This is an Encore Blog. Sixty days ago I wrote the blog with the objective of encouraging veterinary business owners to be forward thinking regarding end of year equipment purchases. Feedback tells me that some readers did just that. That same feedback tells me that with thirty days to go, some readers still have not started the process. It is about as late as you can wait and not have panic as one of your decision components. Do this now for the health of your business!
One of the ‘tricky’ things about your financials is that you have to look at your Income Statement, Cash Flow Statement and Balance Sheet before you can make an educated decision about purchasing equipment.
Keep in mind that your income statement and your operating budget contain no information about equipment purchases. Your Cash Flow Statement and Balance Sheet tell the story of equipment purchases.
As a review from an earlier financial Friday, the first line on your income statement (P & L) is the Gross Revenue generated by your practice. The bottom line of the income statement is net profit. A very common mistake is to believe the net profit is the amount of money there is to distribute among the owners. WRONG!
The bottom line on the income statement, net profit, becomes the top line on the cash flow statement, cash from operations. The cash flow statement tracks sources and uses of cash during the reporting period. If you sell an old ultrasound machine and buy a new one, the cash flow statement will show a source of cash, for money you received for the old unit, and a use of cash for money you paid for the new unit. The net of those two transactions, selling and buying, will be subtracted from cash from operations.
For example, if your practices net profit was $65,000, that amount of cash would roll to the top line of the cash flow statement. If you sold the old ultrasound for $5,000 and paid $35,000 for the new one and we assume those were the only cash flow entries in the reporting period (this is an example and in real life, you will almost never have only two transactions on your Cash Flow Statement) your cash flow statement would look like this.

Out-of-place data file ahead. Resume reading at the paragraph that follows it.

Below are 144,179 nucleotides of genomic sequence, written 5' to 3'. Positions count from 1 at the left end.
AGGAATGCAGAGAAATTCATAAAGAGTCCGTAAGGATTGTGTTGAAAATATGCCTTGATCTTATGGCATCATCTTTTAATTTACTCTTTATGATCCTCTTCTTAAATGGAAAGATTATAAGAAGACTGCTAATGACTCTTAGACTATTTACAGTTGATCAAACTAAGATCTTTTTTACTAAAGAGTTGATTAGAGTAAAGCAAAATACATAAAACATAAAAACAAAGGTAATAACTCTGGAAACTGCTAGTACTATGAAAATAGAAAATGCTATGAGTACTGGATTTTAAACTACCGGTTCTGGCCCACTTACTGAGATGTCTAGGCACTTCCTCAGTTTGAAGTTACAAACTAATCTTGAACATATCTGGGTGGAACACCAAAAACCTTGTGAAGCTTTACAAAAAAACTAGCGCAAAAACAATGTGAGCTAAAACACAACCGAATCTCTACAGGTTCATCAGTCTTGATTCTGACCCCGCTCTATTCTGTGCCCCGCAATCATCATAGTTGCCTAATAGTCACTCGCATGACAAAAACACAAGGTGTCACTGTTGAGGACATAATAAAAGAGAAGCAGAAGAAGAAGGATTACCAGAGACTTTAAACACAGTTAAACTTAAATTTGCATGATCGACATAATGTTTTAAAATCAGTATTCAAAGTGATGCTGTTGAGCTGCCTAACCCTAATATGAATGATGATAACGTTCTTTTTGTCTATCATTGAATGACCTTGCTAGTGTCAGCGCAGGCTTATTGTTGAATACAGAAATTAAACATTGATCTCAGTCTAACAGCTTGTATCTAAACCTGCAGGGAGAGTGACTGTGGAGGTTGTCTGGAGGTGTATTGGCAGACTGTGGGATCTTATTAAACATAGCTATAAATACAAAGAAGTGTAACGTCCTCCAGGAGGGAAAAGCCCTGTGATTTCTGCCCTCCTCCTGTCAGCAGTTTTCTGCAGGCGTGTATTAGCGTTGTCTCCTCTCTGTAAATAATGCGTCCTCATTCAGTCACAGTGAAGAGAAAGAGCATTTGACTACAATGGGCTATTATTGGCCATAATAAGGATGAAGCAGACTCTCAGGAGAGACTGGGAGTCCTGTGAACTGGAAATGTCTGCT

Cash from operations $65,000
Source of Cash from sale of equipment $5,000
Use of Cash purchase of equipment ($35,000)
Net Change in Cash ($30,000)
Cash Position (end of reporting period) $35,000
Continuing our example, three entries would be made on the balance sheet,
the $35,000 Cash Positon at the end of the reporting period will roll to the top line of the balance sheet and be added to the cash on hand at the end of the last period.
The asset ‘old ultrasound’ will be deleted
The asset ‘new ultrasound’ will be added
About this time of year, veterinarians begin thinking about end of the year purchases. The take home message is that you must look beyond your P&L (income statement) to your cash flow and balance sheets to see how much money you have available to spend.
I see a tremendous number of bad decisions made by only looking at Net Profit and then making a decision to buy equipment. There is often a terrible surprise when the veterinarian discovers the practice didn’t have sufficient cash to make the purchase.
When you hear someone say, or worse yet, you say “I’m going to fire my accountant-she says I made a profit but there is no money in the bank”, you immediately know that veterinary business owner did not look at her own cash flow and balance sheets!
You need two budgets, an operating budget based on the P&L and a capital budget based on cash flow and balance sheet. If you begin 2017 with both, you will have a much less stressful and probably more profitable year.
Unfortunately, veterinarians were never taught the fundamentals of business. It is up to us to learn about business while we are in business and that often adds up to some expensive tuition! Our goal at IsMyPracticeHealthy.com is to provide you with opportunities to gain the business education we all wish we had at the beginning of our veterinary careers. Hang in there, you can get it!